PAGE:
Posted: Friday, June 30, 2023
According to a phase II study presented at the 2023 American Society of Clinical Oncology (ASCO) Annual Meeting (Abstract 4100), first-line treatment with the monoclonal antibody sintilimab and the tyrosine kinase inhibitor anlotinib added to the chemotherapy regimen of gemcitabine and cisplatin may improve clinical and survival outcomes in patients with advanced biliary tract cancer. The combination therapy outperformed gemcitabine plus cisplatin alone in terms of progression-free survival and objective response rate.
“Sintilimab + anlotinib + gemcitabine/cisplatin may be a new first-line standard-of-care regimen [in this patient population],” according to Li Jingjing, PhD, MD, MPH, of the Chinese Academy of Sciences in Hanzhou, and colleagues.
The phase II trial, known as SAGC, included 48 patients with treatment-naive, unresectable advanced, recurrent, or metastatic biliary tract cancer. Patients were randomly assigned to receive either a maximum of eight cycles of sintilimab and anlotinib plus gemcitabine plus cisplatin followed by sintilimab and anlotinib (n = 26) or a maximum of eight cycles of gemcitabine plus cisplatin (n = 22). Cycles may be halted by disease progression or intolerable toxicity.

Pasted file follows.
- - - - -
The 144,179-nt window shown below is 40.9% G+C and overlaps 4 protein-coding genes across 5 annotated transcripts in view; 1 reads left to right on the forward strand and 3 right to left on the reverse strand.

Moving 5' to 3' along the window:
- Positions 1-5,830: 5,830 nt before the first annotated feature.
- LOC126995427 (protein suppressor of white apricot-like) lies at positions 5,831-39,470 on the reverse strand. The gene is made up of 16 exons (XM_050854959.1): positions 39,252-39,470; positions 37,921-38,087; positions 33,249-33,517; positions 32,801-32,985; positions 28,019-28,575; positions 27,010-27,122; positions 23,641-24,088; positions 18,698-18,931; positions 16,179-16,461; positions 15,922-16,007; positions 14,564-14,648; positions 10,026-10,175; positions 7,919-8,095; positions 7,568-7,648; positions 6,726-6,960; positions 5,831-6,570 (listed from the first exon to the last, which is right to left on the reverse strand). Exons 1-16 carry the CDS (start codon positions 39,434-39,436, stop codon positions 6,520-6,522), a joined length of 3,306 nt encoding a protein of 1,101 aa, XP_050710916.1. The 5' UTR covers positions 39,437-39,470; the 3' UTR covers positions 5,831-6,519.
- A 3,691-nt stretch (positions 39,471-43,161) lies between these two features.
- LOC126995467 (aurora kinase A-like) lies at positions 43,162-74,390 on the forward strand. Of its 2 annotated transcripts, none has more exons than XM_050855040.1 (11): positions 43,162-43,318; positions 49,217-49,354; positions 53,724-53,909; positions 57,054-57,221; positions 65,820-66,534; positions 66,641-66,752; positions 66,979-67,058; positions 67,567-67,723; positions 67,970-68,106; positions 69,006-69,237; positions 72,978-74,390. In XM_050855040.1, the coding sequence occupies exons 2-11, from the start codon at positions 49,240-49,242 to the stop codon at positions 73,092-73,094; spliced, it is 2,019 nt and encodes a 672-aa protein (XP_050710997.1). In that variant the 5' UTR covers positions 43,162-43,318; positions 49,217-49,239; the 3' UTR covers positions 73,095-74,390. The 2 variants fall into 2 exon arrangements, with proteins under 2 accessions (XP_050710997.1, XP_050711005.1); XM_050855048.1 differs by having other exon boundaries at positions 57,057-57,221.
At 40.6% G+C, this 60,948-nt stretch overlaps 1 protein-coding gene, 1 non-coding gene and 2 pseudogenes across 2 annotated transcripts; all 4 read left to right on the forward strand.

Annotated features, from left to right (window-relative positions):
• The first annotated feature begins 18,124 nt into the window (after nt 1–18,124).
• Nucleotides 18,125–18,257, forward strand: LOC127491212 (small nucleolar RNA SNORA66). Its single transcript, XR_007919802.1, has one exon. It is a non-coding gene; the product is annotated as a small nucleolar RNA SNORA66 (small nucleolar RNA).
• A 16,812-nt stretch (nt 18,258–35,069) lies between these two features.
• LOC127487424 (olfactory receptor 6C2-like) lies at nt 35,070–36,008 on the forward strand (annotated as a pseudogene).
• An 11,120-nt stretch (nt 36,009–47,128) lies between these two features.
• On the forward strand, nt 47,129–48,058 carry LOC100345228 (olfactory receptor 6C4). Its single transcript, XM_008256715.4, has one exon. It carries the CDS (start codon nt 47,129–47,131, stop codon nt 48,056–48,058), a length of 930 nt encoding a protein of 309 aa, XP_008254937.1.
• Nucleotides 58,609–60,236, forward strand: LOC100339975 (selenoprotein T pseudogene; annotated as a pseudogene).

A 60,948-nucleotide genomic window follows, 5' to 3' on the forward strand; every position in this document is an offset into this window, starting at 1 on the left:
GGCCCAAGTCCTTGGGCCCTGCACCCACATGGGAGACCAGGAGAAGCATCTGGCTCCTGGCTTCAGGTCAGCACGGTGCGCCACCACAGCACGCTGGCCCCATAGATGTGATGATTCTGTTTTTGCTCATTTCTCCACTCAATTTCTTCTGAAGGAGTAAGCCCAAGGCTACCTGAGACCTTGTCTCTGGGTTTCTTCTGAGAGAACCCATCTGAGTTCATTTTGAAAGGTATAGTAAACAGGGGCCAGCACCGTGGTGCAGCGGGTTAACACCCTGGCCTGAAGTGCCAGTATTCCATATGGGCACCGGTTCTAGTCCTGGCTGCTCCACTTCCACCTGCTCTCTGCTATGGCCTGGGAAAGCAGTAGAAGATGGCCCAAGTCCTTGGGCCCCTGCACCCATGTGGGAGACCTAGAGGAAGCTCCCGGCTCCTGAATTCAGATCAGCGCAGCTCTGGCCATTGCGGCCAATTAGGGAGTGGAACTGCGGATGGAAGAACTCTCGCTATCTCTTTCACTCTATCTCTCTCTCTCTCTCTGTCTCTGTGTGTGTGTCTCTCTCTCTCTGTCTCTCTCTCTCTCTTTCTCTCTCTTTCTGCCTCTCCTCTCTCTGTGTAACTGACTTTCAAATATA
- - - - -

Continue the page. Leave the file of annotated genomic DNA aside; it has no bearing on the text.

Progression-free survival was significantly longer with sintilimab, anlotinib, and chemotherapy than with chemotherapy alone (6.4 months vs. 5.0 months). The overall response rate was also higher with quadruplet regimen recorded at 37.5% versus 26.7% rate with chemotherapy alone. Though the primary objective of 1-year overall survival was not met, a modest trend of improvement was noted with sintilimab, anlotinib, and chemotherapy, according to the investigators.
In terms of toxicity, the rate of grade 3 or 4 treatment-related adverse events was higher with the quadruplet regimen (69.2% vs. 38.7%). However, treatment discontinuation rates attributed to treatment-related adverse events were similar across the arms. Treatment discontinuation occurred in 7.7% of the group given sintilimab, anlotinib, and chemotherapy versus 9.1% of the group given chemotherapy alone.
Disclosure: The study authors reported no conflicts of interest.